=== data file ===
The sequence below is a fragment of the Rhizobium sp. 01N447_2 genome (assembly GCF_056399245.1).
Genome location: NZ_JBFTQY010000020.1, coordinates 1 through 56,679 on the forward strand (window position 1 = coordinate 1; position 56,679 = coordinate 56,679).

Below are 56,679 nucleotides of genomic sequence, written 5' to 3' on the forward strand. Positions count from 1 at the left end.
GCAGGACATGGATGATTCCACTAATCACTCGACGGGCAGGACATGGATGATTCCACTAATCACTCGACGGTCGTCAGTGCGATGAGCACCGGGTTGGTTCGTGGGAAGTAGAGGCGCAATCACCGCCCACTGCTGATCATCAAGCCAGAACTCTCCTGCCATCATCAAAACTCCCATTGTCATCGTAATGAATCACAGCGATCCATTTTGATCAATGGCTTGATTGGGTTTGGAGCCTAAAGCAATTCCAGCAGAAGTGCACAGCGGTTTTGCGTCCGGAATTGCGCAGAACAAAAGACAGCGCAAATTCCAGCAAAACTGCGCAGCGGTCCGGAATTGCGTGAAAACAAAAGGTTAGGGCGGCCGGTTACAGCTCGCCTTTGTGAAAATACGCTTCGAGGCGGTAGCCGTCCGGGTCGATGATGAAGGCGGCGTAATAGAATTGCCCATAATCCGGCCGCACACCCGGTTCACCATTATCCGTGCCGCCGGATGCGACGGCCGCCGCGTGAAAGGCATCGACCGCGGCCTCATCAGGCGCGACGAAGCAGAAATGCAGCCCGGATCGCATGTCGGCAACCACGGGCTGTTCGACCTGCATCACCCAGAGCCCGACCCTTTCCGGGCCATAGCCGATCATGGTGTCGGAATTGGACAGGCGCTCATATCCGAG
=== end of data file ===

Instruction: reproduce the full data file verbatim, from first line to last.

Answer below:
The sequence below is a fragment of the Rhizobium sp. 01N447_2 genome (assembly GCF_056399245.1).
Genome location: NZ_JBFTQY010000020.1, coordinates 1 through 56,679 on the forward strand (window position 1 = coordinate 1; position 56,679 = coordinate 56,679).

Below are 56,679 nucleotides of genomic sequence, written 5' to 3' on the forward strand. Positions count from 1 at the left end.
GCAGGACATGGATGATTCCACTAATCACTCGACGGGCAGGACATGGATGATTCCACTAATCACTCGACGGTCGTCAGTGCGATGAGCACCGGGTTGGTTCGTGGGAAGTAGAGGCGCAATCACCGCCCACTGCTGATCATCAAGCCAGAACTCTCCTGCCATCATCAAAACTCCCATTGTCATCGTAATGAATCACAGCGATCCATTTTGATCAATGGCTTGATTGGGTTTGGAGCCTAAAGCAATTCCAGCAGAAGTGCACAGCGGTTTTGCGTCCGGAATTGCGCAGAACAAAAGACAGCGCAAATTCCAGCAAAACTGCGCAGCGGTCCGGAATTGCGTGAAAACAAAAGGTTAGGGCGGCCGGTTACAGCTCGCCTTTGTGAAAATACGCTTCGAGGCGGTAGCCGTCCGGGTCGATGATGAAGGCGGCGTAATAGAATTGCCCATAATCCGGCCGCACACCCGGTTCACCATTATCCGTGCCGCCGGATGCGACGGCCGCCGCGTGAAAGGCATCGACCGCGGCCTCATCAGGCGCGACGAAGCAGAAATGCAGCCCGGATCGCATGTCGGCAACCACGGGCTGTTCGACCTGCATCACCCAGAGCCCGACCCTTTCCGGGCCATAGCCGATCATGGTGTCGGAATTGGACAGGCGCTCATATCCGAG